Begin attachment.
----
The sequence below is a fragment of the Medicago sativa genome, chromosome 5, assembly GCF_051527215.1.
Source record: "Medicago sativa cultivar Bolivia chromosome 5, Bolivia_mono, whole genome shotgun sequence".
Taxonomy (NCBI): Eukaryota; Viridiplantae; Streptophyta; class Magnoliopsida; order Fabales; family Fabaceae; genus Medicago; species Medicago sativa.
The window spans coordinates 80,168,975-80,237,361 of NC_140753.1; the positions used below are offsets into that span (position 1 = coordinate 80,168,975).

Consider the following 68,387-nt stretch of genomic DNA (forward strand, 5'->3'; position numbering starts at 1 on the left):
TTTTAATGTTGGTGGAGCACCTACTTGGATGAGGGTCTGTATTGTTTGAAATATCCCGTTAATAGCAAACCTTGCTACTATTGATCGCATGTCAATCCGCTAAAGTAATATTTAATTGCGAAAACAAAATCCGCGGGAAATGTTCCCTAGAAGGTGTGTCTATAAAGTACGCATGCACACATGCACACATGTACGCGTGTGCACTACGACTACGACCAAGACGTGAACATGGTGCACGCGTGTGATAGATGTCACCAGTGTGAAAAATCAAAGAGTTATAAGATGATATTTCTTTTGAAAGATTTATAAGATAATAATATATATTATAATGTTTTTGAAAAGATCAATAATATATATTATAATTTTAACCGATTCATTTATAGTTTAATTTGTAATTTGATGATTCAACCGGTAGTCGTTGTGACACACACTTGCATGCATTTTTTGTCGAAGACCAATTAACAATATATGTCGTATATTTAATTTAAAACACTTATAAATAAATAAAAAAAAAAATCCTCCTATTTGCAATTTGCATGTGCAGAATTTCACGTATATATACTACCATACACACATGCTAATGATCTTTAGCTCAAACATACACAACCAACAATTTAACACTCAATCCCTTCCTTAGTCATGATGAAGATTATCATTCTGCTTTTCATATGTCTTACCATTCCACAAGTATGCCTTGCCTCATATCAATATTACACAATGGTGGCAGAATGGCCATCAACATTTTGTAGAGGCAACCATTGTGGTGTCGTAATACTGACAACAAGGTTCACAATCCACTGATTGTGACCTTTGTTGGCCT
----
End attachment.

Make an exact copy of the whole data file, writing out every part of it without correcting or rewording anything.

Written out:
The sequence below is a fragment of the Medicago sativa genome, chromosome 5, assembly GCF_051527215.1.
Source record: "Medicago sativa cultivar Bolivia chromosome 5, Bolivia_mono, whole genome shotgun sequence".
Taxonomy (NCBI): Eukaryota; Viridiplantae; Streptophyta; class Magnoliopsida; order Fabales; family Fabaceae; genus Medicago; species Medicago sativa.
The window spans coordinates 80,168,975-80,237,361 of NC_140753.1; the positions used below are offsets into that span (position 1 = coordinate 80,168,975).

Consider the following 68,387-nt stretch of genomic DNA (forward strand, 5'->3'; position numbering starts at 1 on the left):
TTTTAATGTTGGTGGAGCACCTACTTGGATGAGGGTCTGTATTGTTTGAAATATCCCGTTAATAGCAAACCTTGCTACTATTGATCGCATGTCAATCCGCTAAAGTAATATTTAATTGCGAAAACAAAATCCGCGGGAAATGTTCCCTAGAAGGTGTGTCTATAAAGTACGCATGCACACATGCACACATGTACGCGTGTGCACTACGACTACGACCAAGACGTGAACATGGTGCACGCGTGTGATAGATGTCACCAGTGTGAAAAATCAAAGAGTTATAAGATGATATTTCTTTTGAAAGATTTATAAGATAATAATATATATTATAATGTTTTTGAAAAGATCAATAATATATATTATAATTTTAACCGATTCATTTATAGTTTAATTTGTAATTTGATGATTCAACCGGTAGTCGTTGTGACACACACTTGCATGCATTTTTTGTCGAAGACCAATTAACAATATATGTCGTATATTTAATTTAAAACACTTATAAATAAATAAAAAAAAAAATCCTCCTATTTGCAATTTGCATGTGCAGAATTTCACGTATATATACTACCATACACACATGCTAATGATCTTTAGCTCAAACATACACAACCAACAATTTAACACTCAATCCCTTCCTTAGTCATGATGAAGATTATCATTCTGCTTTTCATATGTCTTACCATTCCACAAGTATGCCTTGCCTCATATCAATATTACACAATGGTGGCAGAATGGCCATCAACATTTTGTAGAGGCAACCATTGTGGTGTCGTAATACTGACAACAAGGTTCACAATCCACTGATTGTGACCTTTGTTGGCCT